Please join Pete Clarkson and the Distirct of Tofino as we celebrate the rencently installed Tofino Float’em Garden during the public art opening exhibit June 14 form 7-9pm.
The event will take place along the sidewalk in front of Pete’s installation on Third Street between Main Street and Campbell Street and include light snacks and refreshments. Please RSVP to email@example.com .
‘From Sea to Tree’
The ecological relationship linking the ocean, salmon, streams, and forests, is a compelling lesson about ecosystem connectivity. As salmon move from stream to sea and eventually back again, they replenish the streams, riparian forests and an astonishing array of fish, birds, invertebrates, amphibians and mammals.
Marine debris can have a strangely similar cycle. It’s often washed into streams that carry it down to the ocean. Eventually it either sinks or is transported by the currents until it ends up back on land. Along the way, the debris is tragically ingested by a host of fish, birds, invertebrates and mammals.
From Sea to Tree is constructed using some of the most commonly found debris. Based on coastal cleanup data, fishing, aquaculture and shipping are responsible for 30% of all ocean plastic. Recent studies at sea suggest this may be even higher. Lost or discarded ‘ghostnets’ alone account for 46% of the total mass of debris within the Great Pacific Garbage Patch.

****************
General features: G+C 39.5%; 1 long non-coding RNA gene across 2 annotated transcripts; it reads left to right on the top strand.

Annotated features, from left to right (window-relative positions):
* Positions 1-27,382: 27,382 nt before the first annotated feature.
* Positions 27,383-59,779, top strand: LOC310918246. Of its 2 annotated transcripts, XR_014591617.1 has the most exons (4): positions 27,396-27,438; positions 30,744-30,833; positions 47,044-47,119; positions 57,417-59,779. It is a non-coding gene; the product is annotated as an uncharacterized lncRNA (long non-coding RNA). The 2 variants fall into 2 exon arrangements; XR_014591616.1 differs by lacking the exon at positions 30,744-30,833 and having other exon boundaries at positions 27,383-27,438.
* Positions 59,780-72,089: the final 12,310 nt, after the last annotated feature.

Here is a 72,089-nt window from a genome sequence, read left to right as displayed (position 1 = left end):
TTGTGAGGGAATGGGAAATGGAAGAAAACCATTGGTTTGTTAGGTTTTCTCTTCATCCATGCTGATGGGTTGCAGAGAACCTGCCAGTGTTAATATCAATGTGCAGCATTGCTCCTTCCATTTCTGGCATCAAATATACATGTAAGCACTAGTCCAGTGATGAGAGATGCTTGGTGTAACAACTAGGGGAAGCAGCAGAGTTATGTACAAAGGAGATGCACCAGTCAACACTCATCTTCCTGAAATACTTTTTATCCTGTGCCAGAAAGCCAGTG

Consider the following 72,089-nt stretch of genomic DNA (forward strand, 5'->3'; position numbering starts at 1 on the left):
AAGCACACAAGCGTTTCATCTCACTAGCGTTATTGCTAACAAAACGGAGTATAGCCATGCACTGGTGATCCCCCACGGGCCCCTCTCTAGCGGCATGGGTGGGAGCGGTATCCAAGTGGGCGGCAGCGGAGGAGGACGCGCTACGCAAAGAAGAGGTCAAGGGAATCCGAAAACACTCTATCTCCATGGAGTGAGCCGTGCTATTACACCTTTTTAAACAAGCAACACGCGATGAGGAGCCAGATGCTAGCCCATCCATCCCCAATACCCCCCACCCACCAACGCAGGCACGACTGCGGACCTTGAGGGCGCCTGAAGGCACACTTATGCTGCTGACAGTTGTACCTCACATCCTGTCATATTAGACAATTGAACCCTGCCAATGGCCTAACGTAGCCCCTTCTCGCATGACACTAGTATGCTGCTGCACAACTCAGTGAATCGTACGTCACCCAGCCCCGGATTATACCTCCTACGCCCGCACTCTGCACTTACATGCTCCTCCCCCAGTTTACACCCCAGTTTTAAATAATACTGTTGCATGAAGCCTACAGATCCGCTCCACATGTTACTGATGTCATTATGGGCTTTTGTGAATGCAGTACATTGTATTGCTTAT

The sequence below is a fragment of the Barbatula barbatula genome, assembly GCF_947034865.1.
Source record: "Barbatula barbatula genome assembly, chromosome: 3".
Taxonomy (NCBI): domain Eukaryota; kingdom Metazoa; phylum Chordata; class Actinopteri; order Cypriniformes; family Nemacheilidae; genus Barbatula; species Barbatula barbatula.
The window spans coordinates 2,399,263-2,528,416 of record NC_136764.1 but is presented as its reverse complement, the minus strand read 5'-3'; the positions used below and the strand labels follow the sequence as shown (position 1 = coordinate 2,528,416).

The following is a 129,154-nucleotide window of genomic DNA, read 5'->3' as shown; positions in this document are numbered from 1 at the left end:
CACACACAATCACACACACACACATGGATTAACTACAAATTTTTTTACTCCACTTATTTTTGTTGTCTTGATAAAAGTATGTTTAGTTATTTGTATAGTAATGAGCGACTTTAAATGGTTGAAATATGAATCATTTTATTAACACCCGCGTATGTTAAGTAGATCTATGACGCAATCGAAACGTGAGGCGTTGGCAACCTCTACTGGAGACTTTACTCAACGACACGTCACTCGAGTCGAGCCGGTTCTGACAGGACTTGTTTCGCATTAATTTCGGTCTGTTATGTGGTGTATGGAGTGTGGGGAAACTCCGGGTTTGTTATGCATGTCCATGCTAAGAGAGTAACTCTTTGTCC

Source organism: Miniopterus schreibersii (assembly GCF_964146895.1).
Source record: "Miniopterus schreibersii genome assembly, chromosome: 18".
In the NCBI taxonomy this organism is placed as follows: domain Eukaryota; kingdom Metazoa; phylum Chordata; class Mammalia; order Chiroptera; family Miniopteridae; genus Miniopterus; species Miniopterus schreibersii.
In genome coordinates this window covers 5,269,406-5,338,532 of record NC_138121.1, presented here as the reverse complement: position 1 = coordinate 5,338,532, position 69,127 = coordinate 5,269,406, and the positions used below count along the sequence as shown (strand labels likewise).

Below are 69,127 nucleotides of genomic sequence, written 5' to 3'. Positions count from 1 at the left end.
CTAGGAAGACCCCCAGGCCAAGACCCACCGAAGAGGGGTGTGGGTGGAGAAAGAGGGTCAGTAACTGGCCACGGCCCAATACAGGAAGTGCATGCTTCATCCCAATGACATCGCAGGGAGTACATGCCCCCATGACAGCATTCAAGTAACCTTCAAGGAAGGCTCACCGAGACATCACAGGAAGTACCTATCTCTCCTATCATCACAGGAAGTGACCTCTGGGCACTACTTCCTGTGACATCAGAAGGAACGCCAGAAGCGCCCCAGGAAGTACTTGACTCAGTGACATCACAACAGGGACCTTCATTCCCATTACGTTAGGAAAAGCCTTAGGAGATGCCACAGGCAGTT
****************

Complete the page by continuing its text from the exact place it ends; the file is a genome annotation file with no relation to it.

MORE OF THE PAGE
‘The Float’em Poles’
Fish floats and buoys comprise a large percentage of the marine debris found around the world. It is a sad irony that fishing and aquaculture, industries that depend on healthy oceans, are responsible for so much plastic pollution.
The Float’em Poles are an allegory that we are “fishing down the food web”, systematically targeting species at ever-decreasing trophic levels. Each float represents a different species along the spectrum, from the largest apex predator to the tiniest primary producer. Together they symbolize the unsustainable demands we are placing on the totem of marine life.